If you’re struggling to talk to your kids, you’re not alone. It’s been happening to parents since pretty much forever. The natural boundaries between parents and children can be difficult to overcome, particularly when your children start to become more independent.
It’s times like these when maintaining good communication channels with your kids is so important – you don’t want to lose touch with them, and you also want to be there if they need someone to talk to.
Taking family holidays is a great way to keep the dialogue flowing. Horna and Shaw and Dawson both found that shared leisure time enhanced communications within family units.
Teach adult roles/activities
Family is the cornerstone of a child’s education, and holidays are one of the best places to learn new competencies and practice for future family roles.
Kelly and Kelly found that, during leisure time, children seek to augment both their identities and their skillsets – specifically, many of the skills necessary for being functioning adults. These skills and ‘adult roles’ might not be easily practised in their day-to-day lives, but a holiday with their parents as adult role models is a great environment to help children grow and develop as people.
Our Tips For Taking a Great Family Holiday
Now you know how important holidays are for your family, it’s time to start thinking about practical ways to take an amazing family vacation. We’ve put together this list of tips to help you get the most out of your parent ’n’ kid getaway.
Leave work at home
Bringing your laptop and phone to the family holiday is a great way to spoil it for everyone, particularly if you’re taking phone calls and hosting Skype chats every half an hour.
We know leaving work at home isn’t always possible (trust us, we know), but try to avoid contaminating your holiday with the office. You won’t be able to properly relax, your kids won’t feel like you’re giving them your full attention, and your partner probably won’t be too pleased either.
If you really have to be available, make sure you tell your co-workers and boss to only contact you if it’s urgent.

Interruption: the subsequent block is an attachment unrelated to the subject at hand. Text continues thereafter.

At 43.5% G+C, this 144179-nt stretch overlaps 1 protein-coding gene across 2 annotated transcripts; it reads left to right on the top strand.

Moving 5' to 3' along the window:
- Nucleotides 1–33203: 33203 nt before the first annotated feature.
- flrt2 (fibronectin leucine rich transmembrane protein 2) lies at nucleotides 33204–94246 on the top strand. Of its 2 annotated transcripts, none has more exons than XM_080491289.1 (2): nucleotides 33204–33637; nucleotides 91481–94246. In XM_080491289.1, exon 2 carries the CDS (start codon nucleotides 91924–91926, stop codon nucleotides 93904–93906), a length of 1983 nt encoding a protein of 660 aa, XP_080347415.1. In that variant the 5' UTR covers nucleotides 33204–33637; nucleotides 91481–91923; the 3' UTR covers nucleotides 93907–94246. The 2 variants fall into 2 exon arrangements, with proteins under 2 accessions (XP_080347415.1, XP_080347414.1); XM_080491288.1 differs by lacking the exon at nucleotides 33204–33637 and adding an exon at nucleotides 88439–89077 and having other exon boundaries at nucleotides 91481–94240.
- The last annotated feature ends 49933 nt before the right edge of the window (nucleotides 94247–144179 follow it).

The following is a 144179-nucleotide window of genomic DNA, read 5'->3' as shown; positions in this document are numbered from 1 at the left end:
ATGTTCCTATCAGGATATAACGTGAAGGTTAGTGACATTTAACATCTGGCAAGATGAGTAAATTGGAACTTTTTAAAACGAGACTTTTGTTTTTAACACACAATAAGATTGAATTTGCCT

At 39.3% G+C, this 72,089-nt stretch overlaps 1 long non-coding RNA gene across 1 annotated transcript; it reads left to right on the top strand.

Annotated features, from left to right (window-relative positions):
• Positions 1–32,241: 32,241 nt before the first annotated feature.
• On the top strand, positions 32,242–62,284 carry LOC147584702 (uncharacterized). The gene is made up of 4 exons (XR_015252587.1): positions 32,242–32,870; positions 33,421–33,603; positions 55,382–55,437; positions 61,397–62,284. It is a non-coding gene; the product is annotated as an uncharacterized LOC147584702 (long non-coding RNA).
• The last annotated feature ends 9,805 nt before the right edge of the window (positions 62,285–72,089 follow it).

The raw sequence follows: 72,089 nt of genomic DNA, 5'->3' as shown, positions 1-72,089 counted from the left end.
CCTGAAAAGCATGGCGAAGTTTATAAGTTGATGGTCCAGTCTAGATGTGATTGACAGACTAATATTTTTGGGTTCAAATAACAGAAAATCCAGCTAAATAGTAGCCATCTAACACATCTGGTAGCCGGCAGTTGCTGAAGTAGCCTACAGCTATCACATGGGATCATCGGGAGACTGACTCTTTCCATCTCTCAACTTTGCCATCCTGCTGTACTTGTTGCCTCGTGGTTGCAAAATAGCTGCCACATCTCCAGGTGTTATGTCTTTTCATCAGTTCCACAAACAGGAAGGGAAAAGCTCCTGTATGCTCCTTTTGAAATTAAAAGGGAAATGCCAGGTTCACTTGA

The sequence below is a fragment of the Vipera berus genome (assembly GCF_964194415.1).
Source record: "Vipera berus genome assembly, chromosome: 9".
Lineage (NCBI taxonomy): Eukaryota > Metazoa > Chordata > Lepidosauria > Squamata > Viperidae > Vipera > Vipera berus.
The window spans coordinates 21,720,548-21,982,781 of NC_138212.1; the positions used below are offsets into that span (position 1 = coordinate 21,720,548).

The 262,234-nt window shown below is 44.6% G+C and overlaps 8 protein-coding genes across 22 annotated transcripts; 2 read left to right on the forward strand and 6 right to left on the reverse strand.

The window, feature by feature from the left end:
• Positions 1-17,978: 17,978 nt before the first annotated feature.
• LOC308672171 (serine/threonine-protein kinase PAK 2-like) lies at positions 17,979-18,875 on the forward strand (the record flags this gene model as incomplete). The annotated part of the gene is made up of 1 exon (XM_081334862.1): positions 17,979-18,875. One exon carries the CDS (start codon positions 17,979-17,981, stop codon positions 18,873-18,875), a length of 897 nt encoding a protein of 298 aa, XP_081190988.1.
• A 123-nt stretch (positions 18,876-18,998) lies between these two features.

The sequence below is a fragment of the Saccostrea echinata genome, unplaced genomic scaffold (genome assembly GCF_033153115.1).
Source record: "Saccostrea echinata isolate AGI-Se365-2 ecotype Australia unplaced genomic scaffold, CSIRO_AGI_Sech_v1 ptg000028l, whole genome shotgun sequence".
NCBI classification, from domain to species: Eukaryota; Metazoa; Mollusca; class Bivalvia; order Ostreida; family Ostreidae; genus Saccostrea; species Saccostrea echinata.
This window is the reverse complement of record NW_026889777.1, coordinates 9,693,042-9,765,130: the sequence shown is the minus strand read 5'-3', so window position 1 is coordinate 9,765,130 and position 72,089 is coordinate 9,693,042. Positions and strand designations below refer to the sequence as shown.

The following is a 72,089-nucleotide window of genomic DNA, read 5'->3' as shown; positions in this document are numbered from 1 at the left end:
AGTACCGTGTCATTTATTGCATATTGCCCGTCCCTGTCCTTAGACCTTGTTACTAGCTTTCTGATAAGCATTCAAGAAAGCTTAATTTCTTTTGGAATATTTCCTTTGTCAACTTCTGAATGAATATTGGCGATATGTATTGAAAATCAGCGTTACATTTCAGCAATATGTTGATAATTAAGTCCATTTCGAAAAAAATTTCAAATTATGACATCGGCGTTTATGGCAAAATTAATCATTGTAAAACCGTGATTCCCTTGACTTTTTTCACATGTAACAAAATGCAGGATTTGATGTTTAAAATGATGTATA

Try something new
As much as it’s nice to have a routine, taking a holiday means leaving that routine where it belongs: at home. When you go to the trouble of vacationing somewhere new and exciting, don’t just do the same old activities – branch out!
Try a crazy new adrenaline rush, visit some fascinating new areas, or even spice it up by getting a different cocktail. You might discover that you like something you thought you hated, and doing unusual experiences with your family is a great way to bond.
Do things you all want to do
There’s definitely limits to this one, but don’t just split up and ignore each other on your holiday. Make sure you do at least one activity together each day you’re away. That way, you’re not only creating a closer family unit, but you’re also showing your children that you respect their wants and desires, which is great for a more harmonious parent-child relationship.
Don’t be overbearing
There are few things more damaging to the parent-child relationship than overbearing parents who don’t treat their children as maturing, self-contained people. Don’t just dictate what activities are part of the holiday – involve your children in the decision-making process.
Not only will you end up with a more satisfying holiday for everyone, you’ll also get insights into what your children actually enjoy doing, which is great for bonding and communication.
Don’t be a buzzkill
What do we mean by ‘buzzkill’? That person who reluctantly agrees to do an activity because everyone else wants to, and then sighs, tap their foot impatiently, refuses to participate, and generally acts like a thief of joy.
Compromise is good, but compromising gracefully is even more important. If your family wants to do something, sometimes it’s helpful to just smile and get involved, even if there’s something you’d prefer to be doing instead.
If you’ve read this article and you’re feeling inspired, why not check out some more family holiday content here? We regularly post guides about where to go, what do to and what to eat if you’re travelling with kids, so, if you liked this article and found it helpful, we’d love it if you subscribed. Alternatively, share this post on social media so your friends and family can read it too.